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Although we know that Cybis used molds bought from other companies to produce almost all of their 1950s retail line, their local competitor Boehm seemed to have eschewed this practice – or so I thought until recently, when I found a singing-angel figurine made by both studios during that decade.  And they weren’t alone: at least one other (probably local) studio was doing the same thing. Of course this sets the stage for the inevitable contest of who did this particular piece in the most attractive way: a singing-angel beauty pageant, so to speak!

This little angel is 4.5” high; all three versions are glazed.

 

Our first contestant is the Cybis angel. Her white robe displays just a touch of glam via the narrow gold sleeve border as she balances a single pink rose upon her blank sheet music score. Dainty pink pigtail bows match the rose. Her wings display a soft gray-blue ombre effect on their lower half. (Larger images  can be found in the Angels post.)

 

Contestant #2 is the Boehm angel who is both plainer in decoration and more colorful. It’s hard to determine whether the single gold accent on her music scroll is meant to be a rosebud or an awkwardly-drawn eighth note. Her robe and wings are completely white but she wears painted ‘sandals’ while the Cybis angel is barefoot. The biggest difference between the two is the skin and hair coloration: the Cybis angel has a barely perceptible faint blush on her cheeks while the Boehm angel has clearly been spending her off-duty hours at the beach. Her face and hair bows are very much a focal point.

 

The third entrant was produced by an unknown manufacturer whose only mark is a ‘Fine China’ stamp on the underside. No doubt it originally had a paper brand sticker that was long since removed. Obviously quite fashion-forward and just a bit edgy, her wings are bling’ed with gold paint, as are her hair bows, and her hair is painted in an eye-catching (almost punk?) combo of black on white. Speaking of eyes, hers are by far the most noticeable and complete with painted eyelashes which her compatriots lack. Her skin tone is exactly midway between the other two and thus, in that respect, the most natural looking.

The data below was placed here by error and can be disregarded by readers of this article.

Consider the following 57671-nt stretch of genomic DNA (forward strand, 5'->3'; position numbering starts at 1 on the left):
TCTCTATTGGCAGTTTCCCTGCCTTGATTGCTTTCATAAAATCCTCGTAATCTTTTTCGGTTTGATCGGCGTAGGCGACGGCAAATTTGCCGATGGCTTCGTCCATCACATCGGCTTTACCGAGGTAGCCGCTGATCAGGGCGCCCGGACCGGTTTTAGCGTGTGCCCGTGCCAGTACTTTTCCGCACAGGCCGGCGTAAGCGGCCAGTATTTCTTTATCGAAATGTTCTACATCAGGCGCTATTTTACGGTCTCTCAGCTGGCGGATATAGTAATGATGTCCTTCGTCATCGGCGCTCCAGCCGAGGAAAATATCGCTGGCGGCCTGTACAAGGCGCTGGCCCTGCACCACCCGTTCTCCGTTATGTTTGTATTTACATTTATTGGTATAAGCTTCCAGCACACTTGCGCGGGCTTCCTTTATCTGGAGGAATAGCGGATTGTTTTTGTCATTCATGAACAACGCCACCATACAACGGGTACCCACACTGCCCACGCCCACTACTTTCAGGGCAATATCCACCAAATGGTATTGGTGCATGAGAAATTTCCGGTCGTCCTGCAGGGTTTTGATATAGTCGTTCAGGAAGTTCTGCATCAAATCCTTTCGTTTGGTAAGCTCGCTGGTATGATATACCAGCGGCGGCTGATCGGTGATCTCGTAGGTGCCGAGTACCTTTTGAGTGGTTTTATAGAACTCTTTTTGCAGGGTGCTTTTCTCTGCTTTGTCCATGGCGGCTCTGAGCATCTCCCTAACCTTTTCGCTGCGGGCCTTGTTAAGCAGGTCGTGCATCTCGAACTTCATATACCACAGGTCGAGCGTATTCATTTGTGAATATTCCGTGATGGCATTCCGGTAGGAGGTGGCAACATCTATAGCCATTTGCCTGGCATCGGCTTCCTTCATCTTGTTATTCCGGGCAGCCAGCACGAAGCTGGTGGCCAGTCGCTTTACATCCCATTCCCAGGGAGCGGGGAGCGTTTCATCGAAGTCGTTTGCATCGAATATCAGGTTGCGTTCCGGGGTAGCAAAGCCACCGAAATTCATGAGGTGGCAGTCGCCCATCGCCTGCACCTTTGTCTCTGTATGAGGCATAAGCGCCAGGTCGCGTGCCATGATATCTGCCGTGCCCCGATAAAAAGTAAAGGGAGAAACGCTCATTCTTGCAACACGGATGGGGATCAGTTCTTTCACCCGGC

The underside marks of all three. The Boehm and Cybis signatures firmly date those to the 1950s. Not having an indication of the manufacturer of the third, her actual age remains undetermined.

This mold was made and sold by the Holland Mold Company (located in Trenton) to both wholesale and retail customers. Some hobbyists removed the Holland name impression and some did not. Cybis and Boehm certainly did. Although two of the three angels competing above were cast in porcelain, many hobby molds were done in ceramic and perhaps even chalkware. A  few hobby mold examples are shown below.

 

Despite the “Harmony House” notation on the underside I believe this to have been a hobbyist angel. It actually shows an interesting attention to detail, with the thin gold edges and the matching color of the inside sleeves and hair bows. The robe has subtle blue shading in the folds, the eyes are well painted and the skin tone is good. Unfortunately it also shows significant surface crazing. The reason I think this was not made as a retail piece is that the Holland impressions were not removed, and the name is painted crudely.

 

The potter who created this pair definitely had plenty of gold paint on hand because it was used for every accent except their eyes and lips – even their toenails! And doesn’t the righthand angel look seriously annoyed about something? Amazing what one eyebrow line can convey, LOL.

 

This pink and blue duo is interesting for both the colors (which I think are quite attractive) and having a matte finish rather than glazed. These are by far the most realistic; notice the lightly tinted finger and toe nails. Even the faux lyrics on their sheet music are painstakingly done.  I don’t know who “T. Johnson” was but he or she did a very professional looking job on these angels.

 

A far more typical hobbyist example is this pair, which I’m including to show that a companion boy angel mold was offered as well. However, I’ve not yet come across any male angel figurines by either Cybis or Boehm. The boy angel is inscribed 1976 by the potter. The original Holland Mold Company was sold by the Hollendonner family in 1997 but this angel mold was probably discontinued long before then.

Both Cybis and Boehm stopped making this angel before the 1960s. Many thanks to my “angel pageant organizer” D. Nelson who provided the porcelain runway show!

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